This article is for investors who would like to improve their understanding of price to earnings ratios (P/E ratios). To keep it practical, we’ll show how Microchip Technology Incorporated’s (NASDAQ:MCHP) P/E ratio could help you assess the value on offer. Microchip Technology has a price to earnings ratio of 62.56, based on the last twelve months. That is equivalent to an earnings yield of about 1.6%.
How Do I Calculate Microchip Technology’s Price To Earnings Ratio?
The formula for price to earnings is:
Price to Earnings Ratio = Share Price ÷ Earnings per Share (EPS)
Or for Microchip Technology:
P/E of 62.56 = $87.07 ÷ $1.39 (Based on the year to December 2018.)
Is A High P/E Ratio Good?
A higher P/E ratio means that buyers have to pay a higher price for each $1 the company has earned over the last year. That isn’t a good or a bad thing on its own, but a high P/E means that buyers have a higher opinion of the business’s prospects, relative to stocks with a lower P/E.
How Growth Rates Impact P/E Ratios
When earnings fall, the ‘E’ decreases, over time. Therefore, even if you pay a low multiple of earnings now, that multiple will become higher in the future. Then, a higher P/E might scare off shareholders, pushing the share price down.
It’s nice to see that Microchip Technology grew EPS by a stonking 30% in the last year. Unfortunately, earnings per share are down 17% a year, over 5 years.
How Does Microchip Technology’s P/E Ratio Compare To Its Peers?
The P/E ratio indicates whether the market has higher or lower expectations of a company. The image below shows that Microchip Technology has a significantly higher P/E than the average (18.5) P/E for companies in the semiconductor industry.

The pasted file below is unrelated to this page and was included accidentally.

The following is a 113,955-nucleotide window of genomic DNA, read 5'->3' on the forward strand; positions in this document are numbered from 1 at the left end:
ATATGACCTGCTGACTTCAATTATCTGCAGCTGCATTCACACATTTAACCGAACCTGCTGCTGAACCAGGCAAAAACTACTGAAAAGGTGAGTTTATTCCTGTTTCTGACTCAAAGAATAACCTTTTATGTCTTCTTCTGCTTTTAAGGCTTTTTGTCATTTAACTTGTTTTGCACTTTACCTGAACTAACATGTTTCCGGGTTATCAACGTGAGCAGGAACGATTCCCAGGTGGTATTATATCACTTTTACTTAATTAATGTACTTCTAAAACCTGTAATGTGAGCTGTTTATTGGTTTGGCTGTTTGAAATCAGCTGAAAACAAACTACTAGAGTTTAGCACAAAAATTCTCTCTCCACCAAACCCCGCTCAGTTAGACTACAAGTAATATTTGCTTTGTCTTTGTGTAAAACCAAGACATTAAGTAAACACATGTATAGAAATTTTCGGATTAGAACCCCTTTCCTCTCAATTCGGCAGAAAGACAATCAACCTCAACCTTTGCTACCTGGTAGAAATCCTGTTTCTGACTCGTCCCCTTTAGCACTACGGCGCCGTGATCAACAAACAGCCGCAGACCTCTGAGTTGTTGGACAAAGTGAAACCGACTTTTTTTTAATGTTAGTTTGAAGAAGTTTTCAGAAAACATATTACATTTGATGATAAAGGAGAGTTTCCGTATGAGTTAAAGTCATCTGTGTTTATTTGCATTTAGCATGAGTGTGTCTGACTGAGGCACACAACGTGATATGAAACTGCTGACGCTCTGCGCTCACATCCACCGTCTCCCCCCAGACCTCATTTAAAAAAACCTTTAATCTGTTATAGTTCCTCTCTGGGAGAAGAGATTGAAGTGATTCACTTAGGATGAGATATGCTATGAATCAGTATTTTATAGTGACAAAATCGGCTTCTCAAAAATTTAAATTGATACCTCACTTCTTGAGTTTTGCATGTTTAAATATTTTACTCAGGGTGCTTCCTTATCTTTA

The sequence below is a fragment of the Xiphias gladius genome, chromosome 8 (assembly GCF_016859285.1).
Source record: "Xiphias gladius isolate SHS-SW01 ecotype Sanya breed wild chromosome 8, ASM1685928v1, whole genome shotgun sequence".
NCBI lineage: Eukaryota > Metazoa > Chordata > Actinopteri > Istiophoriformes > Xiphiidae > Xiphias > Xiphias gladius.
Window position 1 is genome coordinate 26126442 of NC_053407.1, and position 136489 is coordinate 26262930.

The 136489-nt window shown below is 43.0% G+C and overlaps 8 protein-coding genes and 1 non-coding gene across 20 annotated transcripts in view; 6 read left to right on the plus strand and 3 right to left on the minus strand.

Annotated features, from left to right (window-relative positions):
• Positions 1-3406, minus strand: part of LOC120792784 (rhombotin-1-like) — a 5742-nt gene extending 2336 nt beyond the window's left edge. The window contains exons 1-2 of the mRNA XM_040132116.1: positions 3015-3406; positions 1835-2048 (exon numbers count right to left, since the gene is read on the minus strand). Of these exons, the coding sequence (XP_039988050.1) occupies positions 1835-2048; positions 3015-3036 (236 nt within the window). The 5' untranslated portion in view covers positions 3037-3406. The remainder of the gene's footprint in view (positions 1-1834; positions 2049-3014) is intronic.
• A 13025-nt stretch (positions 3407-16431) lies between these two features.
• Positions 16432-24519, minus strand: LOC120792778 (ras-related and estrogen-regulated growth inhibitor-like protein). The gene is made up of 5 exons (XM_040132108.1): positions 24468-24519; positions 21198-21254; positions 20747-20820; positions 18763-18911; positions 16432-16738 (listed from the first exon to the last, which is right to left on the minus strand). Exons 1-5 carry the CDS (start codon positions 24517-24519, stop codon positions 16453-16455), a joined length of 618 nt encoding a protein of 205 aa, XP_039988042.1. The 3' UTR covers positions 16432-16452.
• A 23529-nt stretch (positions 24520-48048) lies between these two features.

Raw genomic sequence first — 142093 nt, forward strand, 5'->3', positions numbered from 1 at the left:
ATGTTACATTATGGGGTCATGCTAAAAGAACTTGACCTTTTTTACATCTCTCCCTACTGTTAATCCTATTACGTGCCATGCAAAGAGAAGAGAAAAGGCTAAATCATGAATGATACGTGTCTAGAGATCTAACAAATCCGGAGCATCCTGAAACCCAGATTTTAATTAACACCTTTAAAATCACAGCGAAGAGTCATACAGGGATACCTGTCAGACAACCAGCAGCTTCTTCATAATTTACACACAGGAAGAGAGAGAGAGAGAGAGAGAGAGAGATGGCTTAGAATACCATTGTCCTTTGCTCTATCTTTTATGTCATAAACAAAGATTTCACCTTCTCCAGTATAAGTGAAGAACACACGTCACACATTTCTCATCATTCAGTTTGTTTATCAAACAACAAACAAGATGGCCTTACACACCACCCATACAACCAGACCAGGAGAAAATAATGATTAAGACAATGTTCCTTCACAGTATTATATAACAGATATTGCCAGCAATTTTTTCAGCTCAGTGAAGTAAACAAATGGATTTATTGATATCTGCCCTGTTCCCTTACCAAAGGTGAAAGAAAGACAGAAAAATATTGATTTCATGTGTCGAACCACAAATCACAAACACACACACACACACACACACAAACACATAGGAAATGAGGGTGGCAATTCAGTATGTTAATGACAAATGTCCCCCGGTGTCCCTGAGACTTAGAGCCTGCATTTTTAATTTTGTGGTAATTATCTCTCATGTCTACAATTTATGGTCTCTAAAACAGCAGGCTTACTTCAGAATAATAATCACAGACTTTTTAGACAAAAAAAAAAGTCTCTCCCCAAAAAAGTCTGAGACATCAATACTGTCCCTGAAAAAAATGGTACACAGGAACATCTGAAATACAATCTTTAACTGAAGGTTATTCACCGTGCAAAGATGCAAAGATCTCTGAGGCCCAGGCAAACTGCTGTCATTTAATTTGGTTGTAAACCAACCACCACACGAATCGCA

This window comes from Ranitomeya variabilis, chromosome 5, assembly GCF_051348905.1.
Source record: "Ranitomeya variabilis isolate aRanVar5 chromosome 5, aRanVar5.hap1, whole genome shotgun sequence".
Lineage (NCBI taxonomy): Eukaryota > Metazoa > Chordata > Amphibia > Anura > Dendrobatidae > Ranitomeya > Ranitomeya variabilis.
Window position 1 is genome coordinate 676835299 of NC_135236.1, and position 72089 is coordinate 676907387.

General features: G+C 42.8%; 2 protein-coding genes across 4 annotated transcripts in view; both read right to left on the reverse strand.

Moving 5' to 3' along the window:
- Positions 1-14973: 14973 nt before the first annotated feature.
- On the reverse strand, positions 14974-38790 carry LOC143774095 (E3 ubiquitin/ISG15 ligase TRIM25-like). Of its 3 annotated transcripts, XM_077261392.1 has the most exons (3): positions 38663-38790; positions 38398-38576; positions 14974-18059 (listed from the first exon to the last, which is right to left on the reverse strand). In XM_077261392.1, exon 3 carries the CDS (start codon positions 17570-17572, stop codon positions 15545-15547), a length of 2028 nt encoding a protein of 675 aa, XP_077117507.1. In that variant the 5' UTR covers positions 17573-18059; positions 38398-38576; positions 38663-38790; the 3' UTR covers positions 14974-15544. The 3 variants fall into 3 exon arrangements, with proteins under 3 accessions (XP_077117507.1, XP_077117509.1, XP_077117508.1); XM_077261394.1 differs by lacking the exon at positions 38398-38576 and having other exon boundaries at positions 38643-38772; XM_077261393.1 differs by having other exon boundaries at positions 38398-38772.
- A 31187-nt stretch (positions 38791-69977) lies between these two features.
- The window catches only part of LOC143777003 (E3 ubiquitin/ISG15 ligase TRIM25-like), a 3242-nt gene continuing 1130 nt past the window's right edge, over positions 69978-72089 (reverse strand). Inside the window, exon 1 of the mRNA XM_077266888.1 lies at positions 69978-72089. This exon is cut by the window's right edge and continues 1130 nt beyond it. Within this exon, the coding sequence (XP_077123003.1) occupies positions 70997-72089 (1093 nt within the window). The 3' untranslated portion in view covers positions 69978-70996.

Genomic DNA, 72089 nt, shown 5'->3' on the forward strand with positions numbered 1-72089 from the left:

Its relatively high P/E ratio indicates that Microchip Technology shareholders think it will perform better than other companies in its industry classification. Shareholders are clearly optimistic, but the future is always uncertain. So further research is always essential. I often monitor director buying and selling.
Remember: P/E Ratios Don’t Consider The Balance Sheet
The ‘Price’ in P/E reflects the market capitalization of the company. In other words, it does not consider any debt or cash that the company may have on the balance sheet. Theoretically, a business can improve its earnings (and produce a lower P/E in the future), by taking on debt (or spending its remaining cash).
Such expenditure might be good or bad, in the long term, but the point here is that the balance sheet is not reflected by this ratio.
How Does Microchip Technology’s Debt Impact Its P/E Ratio?
Net debt totals 49% of Microchip Technology’s market cap. This is a reasonably significant level of debt — all else being equal you’d expect a much lower P/E than if it had net cash.
The Bottom Line On Microchip Technology’s P/E Ratio
Microchip Technology trades on a P/E ratio of 62.6, which is multiples above the US market average of 17.7. The company is not overly constrained by its modest debt levels, and it is growing earnings per share. So it is not surprising the market is probably extrapolating recent growth well into the future, reflected in the relatively high P/E ratio.
When the market is wrong about a stock, it gives savvy investors an opportunity. As value investor Benjamin Graham famously said, ‘In the short run, the market is a voting machine but in the long run, it is a weighing machine.’ So this free visual report on analyst forecasts could hold the key to an excellent investment decision.
You might be able to find a better buy than Microchip Technology. If you want a selection of possible winners, check out this free list of interesting companies that trade on a P/E below 20 (but have proven they can grow earnings).
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If you spot an error that warrants correction, please contact the editor at email@example.com. This article by Simply Wall St is general in nature. It does not constitute a recommendation to buy or sell any stock, and does not take account of your objectives, or your financial situation. Simply Wall St has no position in the stocks mentioned. Thank you for reading.